Corner Brook teen gets a lesson in French

Diane Crocker
Published on August 14, 2014
Corner Brook Regional High student Claire Andrews got a firsthand lesson in French this summer when she went to Boucherville, Que. as part of the YMCA Summer Work Student Exchange.
Geraldine Brophy

Some students may say no to doing anything educational over the summer, but not Claire Andrews.

The Corner Brook teen is just back from Quebec, where she took part in the YMCA Summer Work Student Exchange. The exchange is a national program that brings together youth from various communities across the country to improve their second language skills and gain employment experience.

Andrews, 17, learned about the program when local co-ordinator Jennifer Chubb visited her core French class at Corner Brook Regional High.

She’s attended summer French camps since Grade 9, but thought this one would be different. Participants are housed with a host family as opposed to on a university campus with 400 other kids, many of whom Andrews said don’t really want to learn French.

So with living with a French family and working in a French environment she figured she’d learn a lot. Add to that the opportunity to go somewhere different where there was a job waiting for you, and Andrews could see no downside.

“And you get paid. That was a big part, I’m not going to lie,” she said with a little laugh. “So I was in.”

Andrews is one of four teens from this area to participate in the program, which took them to Boucherville, a city about 30 minutes outside of Montreal.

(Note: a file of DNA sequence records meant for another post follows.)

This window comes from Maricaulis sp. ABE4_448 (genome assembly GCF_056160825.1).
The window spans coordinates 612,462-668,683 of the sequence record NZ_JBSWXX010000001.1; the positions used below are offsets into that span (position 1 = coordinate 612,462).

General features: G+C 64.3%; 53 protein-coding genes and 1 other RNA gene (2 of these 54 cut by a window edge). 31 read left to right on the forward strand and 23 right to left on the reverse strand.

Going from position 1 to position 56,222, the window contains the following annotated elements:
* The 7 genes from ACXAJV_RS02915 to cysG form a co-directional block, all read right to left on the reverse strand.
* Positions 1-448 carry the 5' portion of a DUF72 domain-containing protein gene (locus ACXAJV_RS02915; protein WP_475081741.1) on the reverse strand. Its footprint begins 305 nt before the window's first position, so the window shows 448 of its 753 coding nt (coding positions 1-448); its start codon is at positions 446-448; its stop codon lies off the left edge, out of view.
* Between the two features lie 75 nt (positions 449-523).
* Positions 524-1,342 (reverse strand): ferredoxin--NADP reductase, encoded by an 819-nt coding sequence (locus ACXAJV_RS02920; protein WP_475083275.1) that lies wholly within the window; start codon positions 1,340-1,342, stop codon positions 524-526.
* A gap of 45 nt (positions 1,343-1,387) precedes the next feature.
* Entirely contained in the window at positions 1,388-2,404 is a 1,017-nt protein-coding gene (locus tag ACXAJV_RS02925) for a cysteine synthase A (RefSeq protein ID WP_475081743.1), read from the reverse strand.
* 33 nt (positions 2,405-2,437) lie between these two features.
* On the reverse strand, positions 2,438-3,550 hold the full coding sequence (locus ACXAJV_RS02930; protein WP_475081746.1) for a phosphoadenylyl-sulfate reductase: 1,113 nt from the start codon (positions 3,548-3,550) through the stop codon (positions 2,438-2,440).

The others — Adam Griffin and Brooke Otto of Corner Brook and Brittany Lawlor of Stephenville — arrived in Quebec on June 29.

While they were in Boucherville, four teens from there came to this area to live with their families and work in the community.

“The first day was ‘oh my God. What French? I don’t know this language,’” said Andrews of what was a bit of an overwhelming start.

She kept trying to think back to French class, but found the French she’d learned in class was nothing like the French she needed to communicate.

There were quite a few blank stares, some “je ne te comprends pas” and even some charades to figure it all out.

By the first weekend she could generally communicate what she was thinking and by the time she returned home on Aug. 9 saw a big improvement in her French.

The experience also taught her how to cope with new situations, like living with a different family, overcoming some shyness and being homesick.

While there Andrews was placed at Animaction, a day camp for children ages five to 12. She worked with the seven- and eight-year-olds and nine to 12 year olds on an alternating basis.

She also got pretty close with the other participants in the program and said leaving was hard.

“I think I cried more leaving work than I did leaving the airport,” she said. “Oh my gosh it was sad.”

Andrews will enter Level 3 in September and plans to keep on improving her French skills.